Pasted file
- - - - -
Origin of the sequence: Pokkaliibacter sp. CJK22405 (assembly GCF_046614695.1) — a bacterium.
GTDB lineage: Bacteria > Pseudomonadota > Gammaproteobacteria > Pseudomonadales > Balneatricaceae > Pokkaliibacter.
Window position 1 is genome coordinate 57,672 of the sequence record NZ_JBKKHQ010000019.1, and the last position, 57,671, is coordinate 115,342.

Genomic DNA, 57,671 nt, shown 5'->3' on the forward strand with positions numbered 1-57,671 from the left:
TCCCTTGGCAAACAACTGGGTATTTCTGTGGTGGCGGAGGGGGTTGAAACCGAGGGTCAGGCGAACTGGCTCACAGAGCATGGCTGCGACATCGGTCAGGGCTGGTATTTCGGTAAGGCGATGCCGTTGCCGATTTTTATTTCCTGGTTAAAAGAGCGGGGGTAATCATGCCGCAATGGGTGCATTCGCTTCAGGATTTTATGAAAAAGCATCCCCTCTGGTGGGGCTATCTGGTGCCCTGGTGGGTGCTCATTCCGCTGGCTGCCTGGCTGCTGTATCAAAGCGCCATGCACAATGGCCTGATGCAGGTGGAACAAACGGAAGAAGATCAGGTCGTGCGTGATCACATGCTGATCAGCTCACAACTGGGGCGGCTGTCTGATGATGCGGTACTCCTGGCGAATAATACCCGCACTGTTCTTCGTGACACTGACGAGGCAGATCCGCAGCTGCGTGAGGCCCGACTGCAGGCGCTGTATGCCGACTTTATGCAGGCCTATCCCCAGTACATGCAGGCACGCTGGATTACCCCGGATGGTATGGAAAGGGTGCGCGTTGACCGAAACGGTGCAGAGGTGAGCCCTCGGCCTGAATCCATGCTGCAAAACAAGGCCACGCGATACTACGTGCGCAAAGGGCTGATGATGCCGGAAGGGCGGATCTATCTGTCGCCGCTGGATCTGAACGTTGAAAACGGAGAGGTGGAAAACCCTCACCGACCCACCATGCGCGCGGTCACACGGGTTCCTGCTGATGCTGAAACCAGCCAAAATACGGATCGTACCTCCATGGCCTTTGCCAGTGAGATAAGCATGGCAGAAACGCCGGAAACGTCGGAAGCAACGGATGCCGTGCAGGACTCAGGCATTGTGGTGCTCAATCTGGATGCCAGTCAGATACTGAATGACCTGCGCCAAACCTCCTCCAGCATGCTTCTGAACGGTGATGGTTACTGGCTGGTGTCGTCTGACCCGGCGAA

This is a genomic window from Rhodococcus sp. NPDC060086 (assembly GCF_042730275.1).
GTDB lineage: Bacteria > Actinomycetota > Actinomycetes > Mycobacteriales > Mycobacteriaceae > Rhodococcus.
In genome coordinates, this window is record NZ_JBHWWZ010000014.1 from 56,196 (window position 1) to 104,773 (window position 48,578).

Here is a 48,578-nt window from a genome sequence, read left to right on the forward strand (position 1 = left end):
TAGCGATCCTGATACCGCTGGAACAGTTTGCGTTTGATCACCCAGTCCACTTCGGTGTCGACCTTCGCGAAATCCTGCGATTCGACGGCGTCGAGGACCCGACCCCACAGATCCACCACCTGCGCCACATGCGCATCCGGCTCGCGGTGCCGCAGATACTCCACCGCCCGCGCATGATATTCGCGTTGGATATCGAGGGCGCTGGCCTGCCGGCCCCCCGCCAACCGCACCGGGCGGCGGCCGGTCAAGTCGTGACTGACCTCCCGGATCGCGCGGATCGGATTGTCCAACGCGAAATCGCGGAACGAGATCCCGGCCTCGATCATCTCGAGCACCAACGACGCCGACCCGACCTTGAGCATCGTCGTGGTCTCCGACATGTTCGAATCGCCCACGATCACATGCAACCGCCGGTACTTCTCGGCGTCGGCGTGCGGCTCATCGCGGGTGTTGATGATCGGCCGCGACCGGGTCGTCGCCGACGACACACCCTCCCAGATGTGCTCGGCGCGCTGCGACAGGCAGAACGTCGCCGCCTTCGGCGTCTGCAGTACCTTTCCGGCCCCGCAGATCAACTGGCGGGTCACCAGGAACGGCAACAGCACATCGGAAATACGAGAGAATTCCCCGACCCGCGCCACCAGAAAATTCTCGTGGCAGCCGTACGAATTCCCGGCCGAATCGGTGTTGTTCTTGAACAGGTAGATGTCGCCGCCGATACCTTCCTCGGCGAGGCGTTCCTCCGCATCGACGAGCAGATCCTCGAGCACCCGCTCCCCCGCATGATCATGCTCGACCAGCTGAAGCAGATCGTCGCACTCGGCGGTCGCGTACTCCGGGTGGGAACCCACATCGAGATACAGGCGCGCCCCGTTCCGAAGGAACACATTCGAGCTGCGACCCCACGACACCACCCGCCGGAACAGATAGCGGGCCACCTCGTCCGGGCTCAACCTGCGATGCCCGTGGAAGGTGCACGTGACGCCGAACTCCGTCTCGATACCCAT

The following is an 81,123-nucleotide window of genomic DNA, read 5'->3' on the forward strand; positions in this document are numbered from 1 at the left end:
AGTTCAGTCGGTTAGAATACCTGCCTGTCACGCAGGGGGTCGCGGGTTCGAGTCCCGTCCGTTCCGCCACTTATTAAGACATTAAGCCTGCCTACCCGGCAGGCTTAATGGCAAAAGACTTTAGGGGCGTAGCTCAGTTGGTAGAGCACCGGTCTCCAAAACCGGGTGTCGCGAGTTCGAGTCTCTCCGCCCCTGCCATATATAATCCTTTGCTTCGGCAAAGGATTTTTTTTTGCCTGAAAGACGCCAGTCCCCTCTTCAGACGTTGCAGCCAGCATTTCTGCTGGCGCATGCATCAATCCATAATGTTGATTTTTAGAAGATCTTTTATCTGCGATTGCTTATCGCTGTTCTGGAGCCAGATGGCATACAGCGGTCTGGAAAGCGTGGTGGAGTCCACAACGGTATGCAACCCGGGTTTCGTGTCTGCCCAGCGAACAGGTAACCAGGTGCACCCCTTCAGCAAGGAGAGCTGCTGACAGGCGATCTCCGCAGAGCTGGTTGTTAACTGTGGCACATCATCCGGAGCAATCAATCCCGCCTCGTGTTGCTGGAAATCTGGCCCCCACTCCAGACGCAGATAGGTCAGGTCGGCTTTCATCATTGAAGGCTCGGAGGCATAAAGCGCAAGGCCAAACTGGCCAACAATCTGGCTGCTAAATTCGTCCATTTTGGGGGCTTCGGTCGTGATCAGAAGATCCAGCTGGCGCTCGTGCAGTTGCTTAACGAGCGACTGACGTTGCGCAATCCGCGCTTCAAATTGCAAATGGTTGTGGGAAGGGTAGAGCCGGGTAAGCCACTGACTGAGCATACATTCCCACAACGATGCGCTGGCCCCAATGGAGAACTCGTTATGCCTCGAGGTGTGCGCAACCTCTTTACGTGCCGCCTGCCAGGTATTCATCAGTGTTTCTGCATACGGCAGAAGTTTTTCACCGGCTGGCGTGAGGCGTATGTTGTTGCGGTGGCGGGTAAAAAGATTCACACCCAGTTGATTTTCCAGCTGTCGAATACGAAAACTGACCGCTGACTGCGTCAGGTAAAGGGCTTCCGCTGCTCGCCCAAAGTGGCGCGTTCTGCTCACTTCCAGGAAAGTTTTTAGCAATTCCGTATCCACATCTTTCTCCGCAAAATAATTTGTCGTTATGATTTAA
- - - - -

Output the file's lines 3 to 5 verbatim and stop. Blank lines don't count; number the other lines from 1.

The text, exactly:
Window position 1 is genome coordinate 57,672 of the sequence record NZ_JBKKHQ010000019.1, and the last position, 57,671, is coordinate 115,342.

Genomic DNA, 57,671 nt, shown 5'->3' on the forward strand with positions numbered 1-57,671 from the left:
TCCCTTGGCAAACAACTGGGTATTTCTGTGGTGGCGGAGGGGGTTGAAACCGAGGGTCAGGCGAACTGGCTCACAGAGCATGGCTGCGACATCGGTCAGGGCTGGTATTTCGGTAAGGCGATGCCGTTGCCGATTTTTATTTCCTGGTTAAAAGAGCGGGGGTAATCATGCCGCAATGGGTGCATTCGCTTCAGGATTTTATGAAAAAGCATCCCCTCTGGTGGGGCTATCTGGTGCCCTGGTGGGTGCTCATTCCGCTGGCTGCCTGGCTGCTGTATCAAAGCGCCATGCACAATGGCCTGATGCAGGTGGAACAAACGGAAGAAGATCAGGTCGTGCGTGATCACATGCTGATCAGCTCACAACTGGGGCGGCTGTCTGATGATGCGGTACTCCTGGCGAATAATACCCGCACTGTTCTTCGTGACACTGACGAGGCAGATCCGCAGCTGCGTGAGGCCCGACTGCAGGCGCTGTATGCCGACTTTATGCAGGCCTATCCCCAGTACATGCAGGCACGCTGGATTACCCCGGATGGTATGGAAAGGGTGCGCGTTGACCGAAACGGTGCAGAGGTGAGCCCTCGGCCTGAATCCATGCTGCAAAACAAGGCCACGCGATACTACGTGCGCAAAGGGCTGATGATGCCGGAAGGGCGGATCTATCTGTCGCCGCTGGATCTGAACGTTGAAAACGGAGAGGTGGAAAACCCTCACCGACCCACCATGCGCGCGGTCACACGGGTTCCTGCTGATGCTGAAACCAGCCAAAATACGGATCGTACCTCCATGGCCTTTGCCAGTGAGATAAGCATGGCAGAAACGCCGGAAACGTCGGAAGCAACGGATGCCGTGCAGGACTCAGGCATTGTGGTGCTCAATCTGGATGCCAGTCAGATACTGAATGACCTGCGCCAAACCTCCTCCAGCATGCTTCTGAACGGTGATGGTTACTGGCTGGTGTCGTCTGACCCGGCGAA